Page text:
Anglo-Saxon Poetry and Riddles

For my Certificate in Education and Training course I have to do a micro teach. This is a fifteen minute presentation on a topic of my choice. This micro blog is to add to my session and allow me to touch on some of the naughtier Anglo-Saxon riddles that might get me in trouble in college.

If you are reading my blog you probably already know that in the 9th century there was no TV, radio, mobile phones or other time wasting devices. A modern reader will struggle to imagine just how dark it is without street lights and electric lights. When I studied in Wales I had to walk a couple of miles through the darkness to my digs and without the aforementioned modern lights, the darkness was tangible.

I would like you to imagine an Anglo-Saxon hall or an Anglo-Saxon family after a day at work huddled around the fire doing what the English do best… telling stories. Interestingly enough the first thing written in English was a hymn written by the famous cowherd Caedmon. The story goes that Caedmon was unable to sing so when the Saxons met up after work to take turns singing Caedmon ran away. I can not stress how upsetting this is for a person in the dark ages. To be part of society was everything and to be apart was a disgrace worse than death. The poem, The Wanderer (from which JRR Tolkien borrowed for some of the most despairing lines of Lord of the Rings), presents the Anglo-Saxon horror of exclusion. Caedmon ran away from his friends and went to sleep. In his sleep he dreamed a dream where a man came to him and asked him to sing. Caedmon replied that he could not sing and the man replied “Neither the less, you will sing for me.” When Caedmon woke up he found himself able to transform Christian doctrine into song. Its his hymn, as recorded by the Venerable Bede, that is the first thing ever written down in English.

Lets imagine the Anglo-Saxon hall, a dangerous place where extreme politeness masked the potential for fatal violence. A place where people were expected to drink but not lose control, be aggressive but keep themselves contained. Smokey, dark and vibrant. Its in this environment that the Anglo-Saxons showed off their linguistic skill, their wit and their performance skills.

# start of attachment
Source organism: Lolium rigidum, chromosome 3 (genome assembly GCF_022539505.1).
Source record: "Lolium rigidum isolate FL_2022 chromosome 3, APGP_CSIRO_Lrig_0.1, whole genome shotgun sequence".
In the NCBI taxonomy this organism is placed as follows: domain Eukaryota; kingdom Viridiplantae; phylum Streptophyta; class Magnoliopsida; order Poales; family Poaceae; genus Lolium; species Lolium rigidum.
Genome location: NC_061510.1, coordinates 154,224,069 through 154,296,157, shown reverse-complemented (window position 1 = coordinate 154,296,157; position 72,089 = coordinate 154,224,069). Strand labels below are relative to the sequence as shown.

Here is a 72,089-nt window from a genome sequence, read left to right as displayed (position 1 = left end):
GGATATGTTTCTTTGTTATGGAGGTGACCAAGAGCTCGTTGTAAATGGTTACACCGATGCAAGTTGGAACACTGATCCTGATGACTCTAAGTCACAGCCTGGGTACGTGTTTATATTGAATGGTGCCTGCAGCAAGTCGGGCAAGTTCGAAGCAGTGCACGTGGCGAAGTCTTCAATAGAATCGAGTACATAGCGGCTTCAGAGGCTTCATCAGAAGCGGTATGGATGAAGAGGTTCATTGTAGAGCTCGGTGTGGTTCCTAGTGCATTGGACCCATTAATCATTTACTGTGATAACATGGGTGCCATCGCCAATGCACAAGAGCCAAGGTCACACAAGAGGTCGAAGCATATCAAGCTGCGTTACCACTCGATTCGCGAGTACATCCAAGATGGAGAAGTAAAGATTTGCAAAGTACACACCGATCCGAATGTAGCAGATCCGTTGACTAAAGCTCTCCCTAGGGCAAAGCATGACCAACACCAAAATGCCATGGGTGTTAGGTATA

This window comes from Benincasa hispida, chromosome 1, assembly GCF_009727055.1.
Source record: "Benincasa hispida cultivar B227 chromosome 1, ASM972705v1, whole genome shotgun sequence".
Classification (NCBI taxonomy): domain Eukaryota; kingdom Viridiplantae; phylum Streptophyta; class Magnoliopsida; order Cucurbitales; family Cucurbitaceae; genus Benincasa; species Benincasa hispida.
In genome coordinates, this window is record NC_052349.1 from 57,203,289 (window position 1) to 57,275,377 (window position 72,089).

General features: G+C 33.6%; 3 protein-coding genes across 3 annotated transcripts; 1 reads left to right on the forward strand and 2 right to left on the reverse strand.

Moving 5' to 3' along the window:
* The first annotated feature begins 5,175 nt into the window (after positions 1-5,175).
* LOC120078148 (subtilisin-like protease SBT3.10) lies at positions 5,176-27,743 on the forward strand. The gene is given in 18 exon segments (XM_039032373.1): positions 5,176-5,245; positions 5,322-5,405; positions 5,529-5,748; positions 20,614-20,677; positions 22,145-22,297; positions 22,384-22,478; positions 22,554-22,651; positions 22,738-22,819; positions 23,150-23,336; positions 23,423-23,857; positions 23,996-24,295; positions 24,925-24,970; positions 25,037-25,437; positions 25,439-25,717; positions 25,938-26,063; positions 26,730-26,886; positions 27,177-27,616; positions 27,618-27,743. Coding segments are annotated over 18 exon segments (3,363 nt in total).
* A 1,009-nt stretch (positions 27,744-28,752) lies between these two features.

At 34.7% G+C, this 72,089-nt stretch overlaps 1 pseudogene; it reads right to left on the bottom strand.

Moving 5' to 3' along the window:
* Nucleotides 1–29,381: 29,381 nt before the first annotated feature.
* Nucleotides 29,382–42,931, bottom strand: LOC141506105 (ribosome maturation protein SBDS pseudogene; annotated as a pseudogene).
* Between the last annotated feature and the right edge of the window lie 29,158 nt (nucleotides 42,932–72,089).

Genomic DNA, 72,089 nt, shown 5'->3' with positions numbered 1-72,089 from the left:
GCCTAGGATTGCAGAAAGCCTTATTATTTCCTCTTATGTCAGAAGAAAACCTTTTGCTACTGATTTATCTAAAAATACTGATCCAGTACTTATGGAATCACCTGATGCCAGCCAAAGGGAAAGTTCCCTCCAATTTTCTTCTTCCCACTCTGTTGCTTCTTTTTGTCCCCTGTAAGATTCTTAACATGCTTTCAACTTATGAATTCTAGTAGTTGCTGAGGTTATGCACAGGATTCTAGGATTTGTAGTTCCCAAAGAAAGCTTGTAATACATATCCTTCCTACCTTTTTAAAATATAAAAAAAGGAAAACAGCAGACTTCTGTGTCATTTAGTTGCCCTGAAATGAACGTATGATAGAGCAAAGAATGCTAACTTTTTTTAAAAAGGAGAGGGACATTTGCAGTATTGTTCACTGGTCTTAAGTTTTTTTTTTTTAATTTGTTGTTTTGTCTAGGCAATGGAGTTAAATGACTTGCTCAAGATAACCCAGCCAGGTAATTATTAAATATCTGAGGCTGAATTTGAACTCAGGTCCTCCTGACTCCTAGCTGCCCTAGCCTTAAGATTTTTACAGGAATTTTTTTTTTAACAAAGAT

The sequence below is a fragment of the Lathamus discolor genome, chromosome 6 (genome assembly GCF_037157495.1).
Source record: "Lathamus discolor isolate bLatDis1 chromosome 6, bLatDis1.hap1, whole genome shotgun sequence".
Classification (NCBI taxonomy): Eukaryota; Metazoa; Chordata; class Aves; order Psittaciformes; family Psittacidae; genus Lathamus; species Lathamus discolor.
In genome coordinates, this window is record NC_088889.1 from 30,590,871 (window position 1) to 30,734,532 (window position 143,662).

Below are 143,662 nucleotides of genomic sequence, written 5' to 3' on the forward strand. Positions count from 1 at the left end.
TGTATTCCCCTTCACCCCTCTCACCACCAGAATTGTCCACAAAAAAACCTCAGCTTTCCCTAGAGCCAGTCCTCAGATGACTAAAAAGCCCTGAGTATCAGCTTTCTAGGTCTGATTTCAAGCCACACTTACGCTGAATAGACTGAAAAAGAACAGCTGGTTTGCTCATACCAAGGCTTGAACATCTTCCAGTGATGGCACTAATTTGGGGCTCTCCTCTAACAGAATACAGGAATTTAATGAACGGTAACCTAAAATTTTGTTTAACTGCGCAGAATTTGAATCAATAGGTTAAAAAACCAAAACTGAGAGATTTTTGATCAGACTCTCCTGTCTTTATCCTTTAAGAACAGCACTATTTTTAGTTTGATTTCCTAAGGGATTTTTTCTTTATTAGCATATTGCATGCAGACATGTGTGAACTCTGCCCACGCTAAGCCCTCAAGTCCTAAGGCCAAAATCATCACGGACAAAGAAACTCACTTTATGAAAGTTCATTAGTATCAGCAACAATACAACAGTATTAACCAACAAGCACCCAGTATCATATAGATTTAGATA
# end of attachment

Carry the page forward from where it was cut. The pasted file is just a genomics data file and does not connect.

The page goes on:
First I would like to look at riddles. Riddles are simple questions that the listener must guess. I think part of the game is to make it hard enough not to get but simple enough when it is explained to shame the listener for not getting it. My faviourate riddle is “What is the cleanest leaf?” and that is one of the cleanest riddles! in Sweet’s AngloSaxon Reader in Prose and Verse we find some funny and very rude riddles.

In one the asker describes a long shaft, with a bulbous end and skins at the top that can be peeled back bringing tears to a maidens eyes. Can you imagine the audience clutching children’s ears and feeling embarrassed? Of course the answer is an onion but if its is told right I am sure you know what it could be. I think this demonstrates a clear continuity in humour from the 9th century to the modern day. The double meaning, mistaken description is a mainstay of the Carry On Films and other modern films in the 21st century.

Its worth noting that Tolkien was a very accomplished Anglo-Saxon scholar who drew extensively upon his learning to inform his fiction. In the tense and powerful chapter Riddles in the Dark Gollum and Bilbo play a riddle game that Anglo-Saxons would have been familiar with and I think would have shuddered at. Deep underground the hero plays riddles for his life with a subterranean grendal like monster. One of the riddles stands out for me in particular.

“An Eye in a blue face saw an eye in a green face. ‘That eye is like to this eye’ Said the first eye, ‘But in low place, Not in high place”

The answer is of course Sun shining on daisies and can be worked out by the blue sky and the green grass but there is a short cut in the word daisy. Daisy is a kenning which means Days Eye. The daisy will open at dawn and close at sun set thus is the eye of the day and in this riddle the sun recognises it as kin. Have you guessed what is the cleanest leaf yet?

This leads us onto the next part of this discussion which is Kennings. If you have come to me through twitter you know that I am a kenning enthusiast. I love them because they are so powerful. They can be used for headlines “Trouser snake terror in jungle” in insults “salad dodger” or in naming for example in the work of Roual Darl. Remember the giants and their names? My sword is called “Neck snapper”, my dagger “rib tickler”, my small axe “Ankle breaker” and my Dane Axe “Day Spoiler”. Tolkien used them again in The Hobbit. Thorins sword was called “Goblin Cleaver” and Gandalf’s sword “The Foe Hammer”. Out of antiquity or weapon naming they are a powerful tool for marketing and can be used to name products for example the “Dust Buster”